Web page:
Fractures, Sprains, and Strains - Causes






Fractures, sprains, and strains are all caused when excessive force is applied to some part of the body. Normally, bones, muscles, ligaments, and other body parts are very resilient. They can withstand large forces and twisting actions. But sometimes these forces and actions become too great. In such cases, bones may be broken, ligaments torn, or muscles bruised.

Risk Factors for Fractures

Anyone can fracture a bone. People who are active are more likely to break a bone, however. For example, people who participate in contact sports, like football and basketball, are at high risk for fractures. The elderly are more likely to break bones than are younger people. Bones become more brittle as one grows older.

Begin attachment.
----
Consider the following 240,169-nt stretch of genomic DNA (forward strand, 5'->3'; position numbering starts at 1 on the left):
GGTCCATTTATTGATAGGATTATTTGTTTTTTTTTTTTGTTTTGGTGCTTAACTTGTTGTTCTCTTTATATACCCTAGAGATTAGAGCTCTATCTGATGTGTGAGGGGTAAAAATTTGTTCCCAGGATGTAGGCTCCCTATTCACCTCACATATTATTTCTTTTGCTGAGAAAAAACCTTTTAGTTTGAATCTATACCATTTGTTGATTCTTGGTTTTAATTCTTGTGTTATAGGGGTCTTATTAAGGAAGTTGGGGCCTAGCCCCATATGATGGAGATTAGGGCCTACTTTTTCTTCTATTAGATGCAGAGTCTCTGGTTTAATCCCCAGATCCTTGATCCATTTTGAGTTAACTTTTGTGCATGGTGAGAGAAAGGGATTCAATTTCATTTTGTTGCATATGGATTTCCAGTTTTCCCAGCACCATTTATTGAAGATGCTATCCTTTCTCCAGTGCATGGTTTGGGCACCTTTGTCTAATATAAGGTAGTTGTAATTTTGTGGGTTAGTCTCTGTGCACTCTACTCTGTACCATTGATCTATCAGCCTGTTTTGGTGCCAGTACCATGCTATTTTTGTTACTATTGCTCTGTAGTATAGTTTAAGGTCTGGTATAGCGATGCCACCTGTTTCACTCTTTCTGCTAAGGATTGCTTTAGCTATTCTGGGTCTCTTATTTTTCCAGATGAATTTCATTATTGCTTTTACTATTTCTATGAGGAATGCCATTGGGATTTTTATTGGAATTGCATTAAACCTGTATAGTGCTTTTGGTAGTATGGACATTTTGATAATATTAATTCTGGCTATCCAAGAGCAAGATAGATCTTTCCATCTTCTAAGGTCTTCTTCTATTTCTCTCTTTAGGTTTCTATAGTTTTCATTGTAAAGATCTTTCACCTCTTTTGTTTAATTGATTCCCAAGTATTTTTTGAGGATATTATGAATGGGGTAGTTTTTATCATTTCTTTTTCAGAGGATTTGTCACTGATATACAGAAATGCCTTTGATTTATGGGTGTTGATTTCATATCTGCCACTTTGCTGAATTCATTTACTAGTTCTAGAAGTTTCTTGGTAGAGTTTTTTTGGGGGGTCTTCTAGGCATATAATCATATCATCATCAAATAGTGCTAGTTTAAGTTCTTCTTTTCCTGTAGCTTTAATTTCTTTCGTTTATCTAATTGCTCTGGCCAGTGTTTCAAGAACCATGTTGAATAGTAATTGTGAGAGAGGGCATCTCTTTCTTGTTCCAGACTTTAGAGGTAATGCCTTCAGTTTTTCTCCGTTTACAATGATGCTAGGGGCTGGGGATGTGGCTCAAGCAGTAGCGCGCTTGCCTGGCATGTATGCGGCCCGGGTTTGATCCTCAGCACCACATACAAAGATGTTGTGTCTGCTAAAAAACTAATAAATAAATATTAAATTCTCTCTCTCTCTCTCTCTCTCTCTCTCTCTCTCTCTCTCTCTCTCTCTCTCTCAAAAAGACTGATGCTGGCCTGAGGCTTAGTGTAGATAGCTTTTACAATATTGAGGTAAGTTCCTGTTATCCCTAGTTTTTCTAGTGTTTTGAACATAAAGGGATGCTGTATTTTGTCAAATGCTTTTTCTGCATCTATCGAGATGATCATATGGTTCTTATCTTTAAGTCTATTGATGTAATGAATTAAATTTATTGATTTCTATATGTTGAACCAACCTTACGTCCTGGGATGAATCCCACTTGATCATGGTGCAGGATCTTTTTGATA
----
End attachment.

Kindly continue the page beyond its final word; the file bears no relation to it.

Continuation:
Before the age of fifty, more men than women suffer fractures. These fractures are often caused in work-related injuries. After the age of fifty, more women than men suffer fractures. Women tend to lose bone mass more quickly than do men as they grow older.

Some diseases of the bone can increase a person's risk for fractures. Two examples are rickets and osteoporosis (pronounced OSS-tee-o-puh-RO-sis; see osteoporosis entry).

Common types of bone fractures. (Illustration by Electronic Illustrators Group)
Common types of bone fractures. (Illustration by
Electronic Illustrators Group
)

Risk Factors for Sprains and Strains

Sprains and strains are common. Anyone can have them. But children under the age of eight are less likely to have sprains than older people. Their ligaments are quite tight. If too much force is placed on a joint, a bone is more likely to break than a ligament is to tear. People who are active in sports suffer more sprains and strains than less active people. Repeated sprains in the same joint can make the joint less stable and more likely to suffer sprains again in the future.

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